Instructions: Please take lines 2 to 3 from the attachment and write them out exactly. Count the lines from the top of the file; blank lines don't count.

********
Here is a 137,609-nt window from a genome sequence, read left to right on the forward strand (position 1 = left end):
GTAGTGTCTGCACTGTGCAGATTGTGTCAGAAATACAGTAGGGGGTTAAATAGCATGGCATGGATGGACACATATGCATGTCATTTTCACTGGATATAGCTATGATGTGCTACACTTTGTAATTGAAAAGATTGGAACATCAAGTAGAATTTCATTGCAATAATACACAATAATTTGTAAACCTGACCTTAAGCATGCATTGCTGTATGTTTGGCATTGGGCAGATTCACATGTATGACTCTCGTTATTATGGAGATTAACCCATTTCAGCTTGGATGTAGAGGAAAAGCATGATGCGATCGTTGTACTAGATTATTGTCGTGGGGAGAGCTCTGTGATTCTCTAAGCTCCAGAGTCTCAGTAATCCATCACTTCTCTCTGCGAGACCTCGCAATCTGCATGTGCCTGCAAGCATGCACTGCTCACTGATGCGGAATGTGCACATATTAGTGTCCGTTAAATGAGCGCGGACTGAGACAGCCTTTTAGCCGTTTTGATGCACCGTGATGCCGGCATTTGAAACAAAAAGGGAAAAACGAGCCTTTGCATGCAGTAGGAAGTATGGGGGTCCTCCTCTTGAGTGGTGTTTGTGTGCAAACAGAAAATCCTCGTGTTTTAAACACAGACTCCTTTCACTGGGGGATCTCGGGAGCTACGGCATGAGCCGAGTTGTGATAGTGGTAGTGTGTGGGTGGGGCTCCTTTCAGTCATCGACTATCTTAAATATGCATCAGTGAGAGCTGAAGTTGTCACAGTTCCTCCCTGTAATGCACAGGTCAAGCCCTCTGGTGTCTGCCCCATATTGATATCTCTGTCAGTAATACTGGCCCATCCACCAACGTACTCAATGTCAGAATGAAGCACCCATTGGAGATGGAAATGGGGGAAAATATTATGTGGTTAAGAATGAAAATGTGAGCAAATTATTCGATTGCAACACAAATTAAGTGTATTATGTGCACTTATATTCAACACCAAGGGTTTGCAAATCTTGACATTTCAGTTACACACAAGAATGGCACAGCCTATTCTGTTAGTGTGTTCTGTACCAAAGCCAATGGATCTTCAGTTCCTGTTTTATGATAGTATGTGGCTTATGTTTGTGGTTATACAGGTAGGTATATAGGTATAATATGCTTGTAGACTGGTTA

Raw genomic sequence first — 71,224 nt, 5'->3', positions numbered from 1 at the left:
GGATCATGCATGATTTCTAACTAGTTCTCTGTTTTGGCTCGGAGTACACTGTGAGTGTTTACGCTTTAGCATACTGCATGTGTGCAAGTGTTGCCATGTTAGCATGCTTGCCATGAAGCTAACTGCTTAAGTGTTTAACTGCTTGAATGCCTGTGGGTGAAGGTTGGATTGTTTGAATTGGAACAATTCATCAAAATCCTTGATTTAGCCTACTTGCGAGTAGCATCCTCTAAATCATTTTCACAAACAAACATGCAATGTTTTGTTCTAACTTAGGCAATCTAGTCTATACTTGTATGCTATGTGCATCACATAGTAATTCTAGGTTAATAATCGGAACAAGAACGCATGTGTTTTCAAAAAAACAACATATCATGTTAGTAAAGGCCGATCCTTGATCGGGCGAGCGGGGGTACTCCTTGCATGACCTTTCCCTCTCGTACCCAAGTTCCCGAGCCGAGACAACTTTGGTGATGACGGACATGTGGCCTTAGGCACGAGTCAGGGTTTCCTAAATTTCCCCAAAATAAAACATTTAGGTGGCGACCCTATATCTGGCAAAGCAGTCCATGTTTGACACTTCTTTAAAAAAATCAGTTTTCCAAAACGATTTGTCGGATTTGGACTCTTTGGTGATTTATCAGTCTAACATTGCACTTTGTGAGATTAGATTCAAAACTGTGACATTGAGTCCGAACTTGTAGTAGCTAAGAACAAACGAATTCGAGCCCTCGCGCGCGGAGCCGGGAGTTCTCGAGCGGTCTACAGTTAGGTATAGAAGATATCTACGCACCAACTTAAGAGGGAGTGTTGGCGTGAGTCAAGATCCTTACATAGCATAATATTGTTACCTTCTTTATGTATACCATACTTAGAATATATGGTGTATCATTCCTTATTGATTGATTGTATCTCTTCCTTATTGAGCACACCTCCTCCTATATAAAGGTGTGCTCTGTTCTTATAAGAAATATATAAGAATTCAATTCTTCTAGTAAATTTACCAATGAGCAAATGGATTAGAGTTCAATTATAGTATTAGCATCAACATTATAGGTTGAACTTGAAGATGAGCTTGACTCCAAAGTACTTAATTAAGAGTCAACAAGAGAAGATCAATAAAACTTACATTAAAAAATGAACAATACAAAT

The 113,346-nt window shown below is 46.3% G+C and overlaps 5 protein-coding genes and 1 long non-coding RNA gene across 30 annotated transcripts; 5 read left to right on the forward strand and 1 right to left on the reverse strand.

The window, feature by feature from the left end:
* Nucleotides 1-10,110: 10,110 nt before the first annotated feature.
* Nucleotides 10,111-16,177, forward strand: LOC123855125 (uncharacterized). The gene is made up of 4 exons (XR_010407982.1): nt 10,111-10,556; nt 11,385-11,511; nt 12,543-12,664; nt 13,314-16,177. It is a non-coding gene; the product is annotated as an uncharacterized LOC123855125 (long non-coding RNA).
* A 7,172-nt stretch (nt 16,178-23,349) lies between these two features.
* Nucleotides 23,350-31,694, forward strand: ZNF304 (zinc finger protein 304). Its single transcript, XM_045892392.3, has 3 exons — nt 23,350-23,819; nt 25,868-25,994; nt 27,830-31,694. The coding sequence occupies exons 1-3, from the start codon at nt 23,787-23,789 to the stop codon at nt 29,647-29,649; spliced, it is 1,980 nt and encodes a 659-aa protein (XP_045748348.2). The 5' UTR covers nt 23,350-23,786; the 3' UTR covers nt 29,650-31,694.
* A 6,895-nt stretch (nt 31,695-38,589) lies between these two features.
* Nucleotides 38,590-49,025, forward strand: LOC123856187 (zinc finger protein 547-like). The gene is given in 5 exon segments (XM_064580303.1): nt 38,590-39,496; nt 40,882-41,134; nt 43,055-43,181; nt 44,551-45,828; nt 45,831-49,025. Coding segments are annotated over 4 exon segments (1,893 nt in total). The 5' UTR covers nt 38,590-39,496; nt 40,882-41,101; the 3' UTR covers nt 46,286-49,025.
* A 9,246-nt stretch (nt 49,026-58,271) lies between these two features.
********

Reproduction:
GTAGTGTCTGCACTGTGCAGATTGTGTCAGAAATACAGTAGGGGGTTAAATAGCATGGCATGGATGGACACATATGCATGTCATTTTCACTGGATATAGCTATGATGTGCTACACTTTGTAATTGAAAAGATTGGAACATCAAGTAGAATTTCATTGCAATAATACACAATAATTTGTAAACCTGACCTTAAGCATGCATTGCTGTATGTTTGGCATTGGGCAGATTCACATGTATGACTCTCGTTATTATGGAGATTAACCCATTTCAGCTTGGATGTAGAGGAAAAGCATGATGCGATCGTTGTACTAGATTATTGTCGTGGGGAGAGCTCTGTGATTCTCTAAGCTCCAGAGTCTCAGTAATCCATCACTTCTCTCTGCGAGACCTCGCAATCTGCATGTGCCTGCAAGCATGCACTGCTCACTGATGCGGAATGTGCACATATTAGTGTCCGTTAAATGAGCGCGGACTGAGACAGCCTTTTAGCCGTTTTGATGCACCGTGATGCCGGCATTTGAAACAAAAAGGGAAAAACGAGCCTTTGCATGCAGTAGGAAGTATGGGGGTCCTCCTCTTGAGTGGTGTTTGTGTGCAAACAGAAAATCCTCGTGTTTTAAACACAGACTCCTTTCACTGGGGGATCTCGGGAGCTACGGCATGAGCCGAGTTGTGATAGTGGTAGTGTGTGGGTGGGGCTCCTTTCAGTCATCGACTATCTTAAATATGCATCAGTGAGAGCTGAAGTTGTCACAGTTCCTCCCTGTAATGCACAGGTCAAGCCCTCTGGTGTCTGCCCCATATTGATATCTCTGTCAGTAATACTGGCCCATCCACCAACGTACTCAATGTCAGAATGAAGCACCCATTGGAGATGGAAATGGGGGAAAATATTATGTGGTTAAGAATGAAAATGTGAGCAAATTATTCGATTGCAACACAAATTAAGTGTATTATGTGCACTTATATTCAACACCAAGGGTTTGCAAATCTTGACATTTCAGTTACACACAAGAATGGCACAGCCTATTCTGTTAGTGTGTTCTGTACCAAAGCCAATGGATCTTCAGTTCCTGTTTTATGATAGTATGTGGCTTATGTTTGTGGTTATACAGGTAGGTATATAGGTATAATATGCTTGTAGACTGGTTA

Raw genomic sequence first — 71,224 nt, 5'->3', positions numbered from 1 at the left: